This is so cool that calling it so cool doesn’t do it justice. Just when you think “okay, it couldn’t possibly get any cooler than this,” it gets even cooler.
On May 20, 2011, five hundred pre-registered people will get to spend the whole night in the Stephen A. Schwarzman Building of the New York Public Library, the newly restored 1911 Beaux Arts masterpiece that was supposed to be the glamorous venue for Carrie Bradshaw’s aborted wedding to Mr. Big and is the main branch of the NYPL system. From dusk until dawn (8 PM to 6 AM), players will explore 70 miles of stacks, including 40 miles of underground stacks that are normally closed to the public, and use their laptops and smartphones to find historical objects from the NYPL’s collection that have been secreted all over the library.
Among the historical objects are a copy of the Declaration of Independence written in Thomas Jefferson’s hand, an ancient menu, and Charles Dickens’ letter opener whose handle was made from the taxidermified paw of his beloved cat Bob. Players will be divided into teams of eight. They will be sent on quests to find specific objects via their smartphones. Once they find an item, they use a custom designed iPhone/Android app to scan its QR code on their phones to prove they’ve found it.
That would be cool enough right there, but wait, there’s more! The scavenger hunt is part of a game called “Find the Future.” Every time players find an object, they’ll be assigned a writing task inspired by the item. For instance, when they find Jefferson’s Declaration of Independence, they’ll be asked how they would write a few sections of a Declaration of Independence today. Then, at the end of the night, all 500 players will combine their writings to create a collaborative book which will be published and added to the Library’s book collection! That’s how the game is won.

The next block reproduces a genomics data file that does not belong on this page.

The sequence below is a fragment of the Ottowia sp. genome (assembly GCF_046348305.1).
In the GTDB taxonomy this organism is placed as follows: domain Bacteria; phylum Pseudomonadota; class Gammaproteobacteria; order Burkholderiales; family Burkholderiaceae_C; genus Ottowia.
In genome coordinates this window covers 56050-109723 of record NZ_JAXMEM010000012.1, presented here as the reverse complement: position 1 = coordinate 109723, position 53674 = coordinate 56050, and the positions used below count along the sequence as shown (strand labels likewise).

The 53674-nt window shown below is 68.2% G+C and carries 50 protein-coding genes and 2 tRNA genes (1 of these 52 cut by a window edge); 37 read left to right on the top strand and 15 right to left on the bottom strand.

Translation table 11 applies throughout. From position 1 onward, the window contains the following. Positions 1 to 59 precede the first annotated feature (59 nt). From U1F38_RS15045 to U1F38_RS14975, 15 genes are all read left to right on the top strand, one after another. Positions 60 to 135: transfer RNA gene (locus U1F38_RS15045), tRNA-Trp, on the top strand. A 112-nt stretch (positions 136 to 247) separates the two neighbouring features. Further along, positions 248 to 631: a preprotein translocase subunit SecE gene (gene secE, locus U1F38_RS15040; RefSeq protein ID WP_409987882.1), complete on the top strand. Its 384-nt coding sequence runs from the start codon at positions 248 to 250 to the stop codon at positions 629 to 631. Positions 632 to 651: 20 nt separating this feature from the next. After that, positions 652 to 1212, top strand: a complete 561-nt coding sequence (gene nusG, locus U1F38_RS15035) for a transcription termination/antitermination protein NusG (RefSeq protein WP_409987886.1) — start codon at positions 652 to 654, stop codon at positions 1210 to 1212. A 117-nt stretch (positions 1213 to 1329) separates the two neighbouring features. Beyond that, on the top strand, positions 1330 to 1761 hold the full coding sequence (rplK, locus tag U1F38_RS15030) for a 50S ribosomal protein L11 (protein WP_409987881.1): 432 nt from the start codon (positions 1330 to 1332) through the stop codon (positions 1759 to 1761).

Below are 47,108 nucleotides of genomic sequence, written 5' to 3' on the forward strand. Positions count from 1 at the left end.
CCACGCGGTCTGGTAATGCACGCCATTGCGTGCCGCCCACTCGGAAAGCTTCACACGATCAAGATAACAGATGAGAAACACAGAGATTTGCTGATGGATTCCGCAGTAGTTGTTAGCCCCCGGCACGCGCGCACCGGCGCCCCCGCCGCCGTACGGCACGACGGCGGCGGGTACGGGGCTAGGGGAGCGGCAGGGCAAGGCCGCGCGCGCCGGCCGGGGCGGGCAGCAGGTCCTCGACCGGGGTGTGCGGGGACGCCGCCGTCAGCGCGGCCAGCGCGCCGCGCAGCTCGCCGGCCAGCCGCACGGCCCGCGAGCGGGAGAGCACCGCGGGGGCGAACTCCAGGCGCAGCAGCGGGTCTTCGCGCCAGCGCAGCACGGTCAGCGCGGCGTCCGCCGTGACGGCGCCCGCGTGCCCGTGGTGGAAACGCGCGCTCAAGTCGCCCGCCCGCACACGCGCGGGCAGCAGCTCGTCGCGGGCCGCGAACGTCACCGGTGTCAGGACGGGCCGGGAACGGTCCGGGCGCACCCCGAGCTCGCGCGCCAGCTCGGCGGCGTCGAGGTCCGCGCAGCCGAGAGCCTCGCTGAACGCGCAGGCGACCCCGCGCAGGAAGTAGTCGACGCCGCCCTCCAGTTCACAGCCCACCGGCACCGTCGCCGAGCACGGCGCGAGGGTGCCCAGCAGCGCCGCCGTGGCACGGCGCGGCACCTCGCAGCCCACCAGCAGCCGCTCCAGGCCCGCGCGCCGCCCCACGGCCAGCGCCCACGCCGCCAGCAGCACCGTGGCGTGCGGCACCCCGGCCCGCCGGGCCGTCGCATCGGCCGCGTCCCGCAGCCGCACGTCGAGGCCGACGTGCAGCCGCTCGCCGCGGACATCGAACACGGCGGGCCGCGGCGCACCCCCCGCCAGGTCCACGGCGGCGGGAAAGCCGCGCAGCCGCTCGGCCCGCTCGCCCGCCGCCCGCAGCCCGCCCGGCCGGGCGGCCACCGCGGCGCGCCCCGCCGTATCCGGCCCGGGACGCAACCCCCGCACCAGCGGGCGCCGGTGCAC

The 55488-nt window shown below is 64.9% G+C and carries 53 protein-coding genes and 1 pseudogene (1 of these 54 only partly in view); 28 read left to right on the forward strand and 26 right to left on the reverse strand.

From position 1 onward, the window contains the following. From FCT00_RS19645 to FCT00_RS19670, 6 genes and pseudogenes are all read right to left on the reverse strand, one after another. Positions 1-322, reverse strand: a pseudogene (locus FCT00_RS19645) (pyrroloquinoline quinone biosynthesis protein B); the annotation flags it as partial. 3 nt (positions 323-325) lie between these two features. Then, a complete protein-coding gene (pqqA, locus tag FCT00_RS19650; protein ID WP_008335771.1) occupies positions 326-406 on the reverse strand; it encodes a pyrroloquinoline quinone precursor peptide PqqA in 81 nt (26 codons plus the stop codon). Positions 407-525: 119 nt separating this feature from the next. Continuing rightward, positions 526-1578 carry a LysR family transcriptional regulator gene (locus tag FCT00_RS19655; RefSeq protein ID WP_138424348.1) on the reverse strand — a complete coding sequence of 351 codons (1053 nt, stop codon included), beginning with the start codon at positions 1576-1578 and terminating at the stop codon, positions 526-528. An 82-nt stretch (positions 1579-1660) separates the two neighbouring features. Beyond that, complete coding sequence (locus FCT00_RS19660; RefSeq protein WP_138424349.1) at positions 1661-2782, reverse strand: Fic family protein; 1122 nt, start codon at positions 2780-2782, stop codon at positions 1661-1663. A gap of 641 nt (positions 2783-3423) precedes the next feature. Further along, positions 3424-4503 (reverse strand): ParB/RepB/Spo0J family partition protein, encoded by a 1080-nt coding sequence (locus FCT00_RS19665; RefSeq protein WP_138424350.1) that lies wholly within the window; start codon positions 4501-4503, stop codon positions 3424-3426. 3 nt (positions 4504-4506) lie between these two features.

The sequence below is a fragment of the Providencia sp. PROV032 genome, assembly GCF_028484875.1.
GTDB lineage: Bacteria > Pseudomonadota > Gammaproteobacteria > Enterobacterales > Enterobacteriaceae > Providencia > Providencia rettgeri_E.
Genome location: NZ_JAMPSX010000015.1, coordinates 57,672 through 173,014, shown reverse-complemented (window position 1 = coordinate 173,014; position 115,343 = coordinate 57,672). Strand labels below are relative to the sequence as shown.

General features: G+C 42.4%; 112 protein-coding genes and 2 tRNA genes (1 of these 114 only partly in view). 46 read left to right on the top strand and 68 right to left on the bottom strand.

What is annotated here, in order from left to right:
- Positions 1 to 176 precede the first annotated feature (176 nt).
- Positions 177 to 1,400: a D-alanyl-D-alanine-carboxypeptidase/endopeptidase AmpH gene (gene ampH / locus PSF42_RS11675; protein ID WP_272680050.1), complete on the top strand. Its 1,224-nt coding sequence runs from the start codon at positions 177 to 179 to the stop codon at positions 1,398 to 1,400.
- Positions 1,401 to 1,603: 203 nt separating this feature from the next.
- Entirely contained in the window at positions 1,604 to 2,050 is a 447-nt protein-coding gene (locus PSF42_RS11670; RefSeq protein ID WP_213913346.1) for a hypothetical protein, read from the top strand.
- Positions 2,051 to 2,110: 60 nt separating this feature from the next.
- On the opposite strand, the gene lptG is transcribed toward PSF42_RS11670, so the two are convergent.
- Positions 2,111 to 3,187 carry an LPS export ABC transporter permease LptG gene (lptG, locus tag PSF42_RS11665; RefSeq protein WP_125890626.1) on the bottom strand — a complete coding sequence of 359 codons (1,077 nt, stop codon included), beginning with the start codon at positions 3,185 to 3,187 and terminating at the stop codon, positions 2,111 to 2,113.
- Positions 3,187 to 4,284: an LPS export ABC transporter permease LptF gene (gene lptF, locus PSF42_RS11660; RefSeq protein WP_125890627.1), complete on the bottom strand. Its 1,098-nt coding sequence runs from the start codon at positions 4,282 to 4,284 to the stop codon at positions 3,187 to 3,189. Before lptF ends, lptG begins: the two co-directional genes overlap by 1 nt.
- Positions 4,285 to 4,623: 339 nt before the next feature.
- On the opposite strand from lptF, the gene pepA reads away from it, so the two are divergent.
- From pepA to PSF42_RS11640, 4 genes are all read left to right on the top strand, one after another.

Can you even stand that?! There are so many levels of nerd paradise here that I can’t even stand it.
Here’s another level: The game is designed by Jane McGonical, whose brilliant TED talk on how video games can help build a better world provided invaluable input to my essay on how to make history appeal to these gaming kids today. In a Q&A about her work and “Find the Future,” she describes her wonderfully immodest aim thusly:
The game is designed to empower young people to find their own futures by bringing them face-to-face with the writings and objects of people who made an extraordinary difference. Like every game I make, it has one goal: to turn players into superempowered, hopeful individuals with real skills and ideas to help them change the world.
It won’t just be the lucky 500 who get to play. On May 21st, once the quests have been completed and all the essays uploaded to the game’s website, the game will be unlocked, people in New York will be able to play at all NYPL locations, and all the rest of us schmoes will get to play online and create our own book of answers.
If you’re 18 and older, and in New York or plan to make your way there at the end of May, submit your entry by April 21st. Entries must be no more than 140 characters in reply to the question “In the year 2021, I will become the first person to ______.” The 500 players will be selected from all the entrants by a panel of judges.